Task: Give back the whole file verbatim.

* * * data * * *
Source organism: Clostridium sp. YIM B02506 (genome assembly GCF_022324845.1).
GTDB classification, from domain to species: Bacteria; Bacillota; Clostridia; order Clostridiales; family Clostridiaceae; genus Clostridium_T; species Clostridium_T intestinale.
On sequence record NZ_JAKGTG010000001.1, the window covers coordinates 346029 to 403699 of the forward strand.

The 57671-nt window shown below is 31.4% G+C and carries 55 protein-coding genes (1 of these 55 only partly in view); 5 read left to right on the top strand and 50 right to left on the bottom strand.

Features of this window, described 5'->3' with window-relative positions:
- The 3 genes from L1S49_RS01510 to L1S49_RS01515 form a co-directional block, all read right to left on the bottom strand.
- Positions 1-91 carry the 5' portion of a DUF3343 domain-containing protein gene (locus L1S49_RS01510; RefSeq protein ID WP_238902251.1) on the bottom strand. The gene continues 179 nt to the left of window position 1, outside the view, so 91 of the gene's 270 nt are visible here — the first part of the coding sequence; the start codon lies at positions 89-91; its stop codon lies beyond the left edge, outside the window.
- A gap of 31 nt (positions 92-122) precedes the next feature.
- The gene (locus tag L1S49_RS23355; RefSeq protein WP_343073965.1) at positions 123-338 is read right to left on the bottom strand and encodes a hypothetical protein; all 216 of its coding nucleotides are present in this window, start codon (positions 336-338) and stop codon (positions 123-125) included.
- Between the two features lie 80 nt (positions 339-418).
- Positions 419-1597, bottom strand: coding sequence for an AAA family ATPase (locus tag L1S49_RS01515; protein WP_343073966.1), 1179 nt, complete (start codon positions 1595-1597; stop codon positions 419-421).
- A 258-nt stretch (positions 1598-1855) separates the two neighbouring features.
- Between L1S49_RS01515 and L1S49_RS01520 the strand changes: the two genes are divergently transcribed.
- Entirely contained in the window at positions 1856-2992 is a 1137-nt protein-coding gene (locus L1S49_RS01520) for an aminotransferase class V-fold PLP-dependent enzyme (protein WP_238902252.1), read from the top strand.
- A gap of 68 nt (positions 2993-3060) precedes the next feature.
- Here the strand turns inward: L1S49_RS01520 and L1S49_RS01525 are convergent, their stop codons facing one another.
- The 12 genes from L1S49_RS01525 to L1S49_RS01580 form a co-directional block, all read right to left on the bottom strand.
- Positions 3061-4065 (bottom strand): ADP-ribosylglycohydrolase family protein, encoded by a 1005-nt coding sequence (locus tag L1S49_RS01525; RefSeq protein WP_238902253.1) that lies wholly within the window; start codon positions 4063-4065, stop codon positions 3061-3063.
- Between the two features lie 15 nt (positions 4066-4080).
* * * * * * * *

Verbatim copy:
Source organism: Clostridium sp. YIM B02506 (genome assembly GCF_022324845.1).
GTDB classification, from domain to species: Bacteria; Bacillota; Clostridia; order Clostridiales; family Clostridiaceae; genus Clostridium_T; species Clostridium_T intestinale.
On sequence record NZ_JAKGTG010000001.1, the window covers coordinates 346029 to 403699 of the forward strand.

The 57671-nt window shown below is 31.4% G+C and carries 55 protein-coding genes (1 of these 55 only partly in view); 5 read left to right on the top strand and 50 right to left on the bottom strand.

Features of this window, described 5'->3' with window-relative positions:
- The 3 genes from L1S49_RS01510 to L1S49_RS01515 form a co-directional block, all read right to left on the bottom strand.
- Positions 1-91 carry the 5' portion of a DUF3343 domain-containing protein gene (locus L1S49_RS01510; RefSeq protein ID WP_238902251.1) on the bottom strand. The gene continues 179 nt to the left of window position 1, outside the view, so 91 of the gene's 270 nt are visible here — the first part of the coding sequence; the start codon lies at positions 89-91; its stop codon lies beyond the left edge, outside the window.
- A gap of 31 nt (positions 92-122) precedes the next feature.
- The gene (locus tag L1S49_RS23355; RefSeq protein WP_343073965.1) at positions 123-338 is read right to left on the bottom strand and encodes a hypothetical protein; all 216 of its coding nucleotides are present in this window, start codon (positions 336-338) and stop codon (positions 123-125) included.
- Between the two features lie 80 nt (positions 339-418).
- Positions 419-1597, bottom strand: coding sequence for an AAA family ATPase (locus tag L1S49_RS01515; protein WP_343073966.1), 1179 nt, complete (start codon positions 1595-1597; stop codon positions 419-421).
- A 258-nt stretch (positions 1598-1855) separates the two neighbouring features.
- Between L1S49_RS01515 and L1S49_RS01520 the strand changes: the two genes are divergently transcribed.
- Entirely contained in the window at positions 1856-2992 is a 1137-nt protein-coding gene (locus L1S49_RS01520) for an aminotransferase class V-fold PLP-dependent enzyme (protein WP_238902252.1), read from the top strand.
- A gap of 68 nt (positions 2993-3060) precedes the next feature.
- Here the strand turns inward: L1S49_RS01520 and L1S49_RS01525 are convergent, their stop codons facing one another.
- The 12 genes from L1S49_RS01525 to L1S49_RS01580 form a co-directional block, all read right to left on the bottom strand.
- Positions 3061-4065 (bottom strand): ADP-ribosylglycohydrolase family protein, encoded by a 1005-nt coding sequence (locus tag L1S49_RS01525; RefSeq protein WP_238902253.1) that lies wholly within the window; start codon positions 4063-4065, stop codon positions 3061-3063.
- Between the two features lie 15 nt (positions 4066-4080).